Archive

Posts Tagged ‘outlook’

Bending the Sharepoint Rules

I had an interesting request from one of my clients a few weeks ago: they needed to share calendars, which can be done in no time, but they also wanted the events colour-coded; and they preferred it all to be done from Outlook. Oh, and did I mention we don’t use an Exchange server? But how hard could it be; we have SharePoint 2010, a Windows 2011 SBS server, and most of the company’s users use Outlook 2010.

So the obvious question is, “why not move everyone to Exchange and be done with it?” We have opted not to move to Exchange for a few reasons: first, this is a small company located in an area with sketchy Internet service and even sketchier hydro. We were concerned about not being able to access email in the event of Internet or power loss. They also have a variety of mobile devices, which complicates the matter even more. Did I mention they do not have an IT person on-site? For those reasons, we decided it was too much of a risk to move mail in-house at this time. That being said, they are the perfect candidate for Office 365 because of the reasons outlined above. Stayed tuned for an Office 365 post and why I love it as much as I do.

Now back to the dilemma at hand: how do we share colour-coded calendars with the technology we have in place and use? After some trial and error, we came up with a solution that works best for them. We created a SharePoint calendar and then attached the calendar to each users local Outlook. Great, now we can see the events, but we can’t see the colours the that the users have assigned to each event. We could do this via overlays in SharePoint, but then I would have to have each user add events in SharePoint, not Outlook as they wanted. I also wanted to keep the solution easy, so they could manage it. Creating overlays would be too much work, and, again, did I mention they do not have an IT person on-site? The solution:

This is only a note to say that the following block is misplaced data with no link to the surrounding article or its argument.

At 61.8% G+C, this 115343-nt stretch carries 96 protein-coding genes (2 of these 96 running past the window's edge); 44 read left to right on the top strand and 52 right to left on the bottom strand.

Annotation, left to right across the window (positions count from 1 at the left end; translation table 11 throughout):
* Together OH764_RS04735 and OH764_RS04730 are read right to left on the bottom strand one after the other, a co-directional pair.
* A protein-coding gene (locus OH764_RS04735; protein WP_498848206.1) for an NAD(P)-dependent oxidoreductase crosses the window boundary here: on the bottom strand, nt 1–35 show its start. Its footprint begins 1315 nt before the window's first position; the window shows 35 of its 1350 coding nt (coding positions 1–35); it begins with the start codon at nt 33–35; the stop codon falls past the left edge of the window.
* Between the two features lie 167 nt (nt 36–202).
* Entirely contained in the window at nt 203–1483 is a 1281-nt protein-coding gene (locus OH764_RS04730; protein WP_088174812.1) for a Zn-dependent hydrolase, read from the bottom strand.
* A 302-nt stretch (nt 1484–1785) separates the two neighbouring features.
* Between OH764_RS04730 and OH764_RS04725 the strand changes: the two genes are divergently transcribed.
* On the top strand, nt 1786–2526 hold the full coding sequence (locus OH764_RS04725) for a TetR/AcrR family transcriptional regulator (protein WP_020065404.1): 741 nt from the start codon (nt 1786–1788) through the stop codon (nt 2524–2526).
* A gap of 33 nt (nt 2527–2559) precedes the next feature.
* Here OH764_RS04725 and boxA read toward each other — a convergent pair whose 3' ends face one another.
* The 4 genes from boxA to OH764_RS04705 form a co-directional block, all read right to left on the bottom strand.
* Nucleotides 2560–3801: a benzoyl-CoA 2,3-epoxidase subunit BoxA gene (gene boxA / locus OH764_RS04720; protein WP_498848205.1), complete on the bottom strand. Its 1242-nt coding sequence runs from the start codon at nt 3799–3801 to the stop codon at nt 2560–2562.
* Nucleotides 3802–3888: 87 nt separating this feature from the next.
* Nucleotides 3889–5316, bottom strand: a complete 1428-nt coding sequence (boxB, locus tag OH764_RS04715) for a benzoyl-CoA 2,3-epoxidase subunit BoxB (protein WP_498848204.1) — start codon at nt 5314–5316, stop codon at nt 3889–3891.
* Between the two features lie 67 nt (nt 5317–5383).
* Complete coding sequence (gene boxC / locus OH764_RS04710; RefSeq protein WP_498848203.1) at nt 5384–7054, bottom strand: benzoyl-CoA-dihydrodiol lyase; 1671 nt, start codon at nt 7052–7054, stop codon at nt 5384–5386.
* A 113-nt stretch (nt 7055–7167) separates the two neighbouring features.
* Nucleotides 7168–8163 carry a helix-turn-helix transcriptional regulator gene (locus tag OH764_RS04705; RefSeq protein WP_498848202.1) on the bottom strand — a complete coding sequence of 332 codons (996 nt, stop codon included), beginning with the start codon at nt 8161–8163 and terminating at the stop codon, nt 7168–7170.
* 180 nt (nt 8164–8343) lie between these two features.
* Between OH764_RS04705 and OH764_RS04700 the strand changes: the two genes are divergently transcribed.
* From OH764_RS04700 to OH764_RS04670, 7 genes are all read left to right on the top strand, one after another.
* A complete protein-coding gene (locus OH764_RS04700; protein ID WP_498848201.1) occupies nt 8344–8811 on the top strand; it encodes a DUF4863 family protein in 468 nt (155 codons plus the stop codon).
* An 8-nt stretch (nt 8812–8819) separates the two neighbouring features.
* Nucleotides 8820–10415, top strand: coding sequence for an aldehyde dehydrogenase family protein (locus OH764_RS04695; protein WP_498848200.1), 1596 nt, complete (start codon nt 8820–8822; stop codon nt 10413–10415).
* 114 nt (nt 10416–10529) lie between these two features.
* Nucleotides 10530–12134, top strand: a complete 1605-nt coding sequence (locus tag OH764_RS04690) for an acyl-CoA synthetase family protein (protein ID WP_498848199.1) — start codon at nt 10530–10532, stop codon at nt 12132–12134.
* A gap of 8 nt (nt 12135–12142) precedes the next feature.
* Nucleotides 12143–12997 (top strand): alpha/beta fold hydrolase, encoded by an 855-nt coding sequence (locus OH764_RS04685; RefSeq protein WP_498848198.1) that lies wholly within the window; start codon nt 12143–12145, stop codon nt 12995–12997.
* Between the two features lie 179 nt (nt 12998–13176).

Use the colour categories already provided in Outlook. We created the same categories, both in name and colour, on each users desktop Outlook. Now everyone sees the correct colours on their version of Outlook.

Sharepoint1   Sharepoint2

This may not be the “proper” way to do this, but we met the clients needs and kept it simple to manage, allowing the client to focus on their business and not the technology that runs it.

Categories: Cloud Tags: , ,

Email Affairs – My Version of “50 Shades of Grey”

Gmail Intro

My first kiss with Gmail.

I have a confession.

As you may know, I am in a committed relationship with Gmail. I met Gmail about 5 months after he launched, back in 2004. Gmail and I have been together for almost 9 years now. It’s been a great relationship. He gives me lots of email storage, and a great interface. As our relationship grew, he gave me a wonderful calendar, then communication and collaboration tools. Yes, there have been some disappointments in our relationship, such as Google Wave, but there have been some great fun times too like “do a barrel roll”. (Really, if you haven’t done this, go Google it now.) Gmail has always had my back, he automatically saved all my documents at his house, with his brother Docs. (It’s a great app called Google Cloud Connect; unfortunately it broke when I moved to Office 2013.) Gmail kept all my information safe and secure there and he gave me the key so I could access my stuff when needed. He understood what I needed, and he even provided the directions for me to get there. He gave me great communication tools and an easy way to share my stuff. It was the perfect relationship. We even expanded our family when I added Google Apps For Business.

But, like I said before, I have a confession. I’ve been seeing someone else. I never intended to have these feelings, but they crept up on me.

You see, way back in 1997, Microsoft launched a fresh new email host called MSN Hotmail and I signed up for an account. Now, this was several years before Gmail stole my tech heart. There may have also been a short stint with Yahoo mail during this time (I don’t talk about it much). For those of you too young to remember, in the early days of email service, it was all about experimenting with different services, and not committing to just one. We were all so young and had multiple email accounts at the time. Gmail and I seemed to click, so settled down with him in 2004.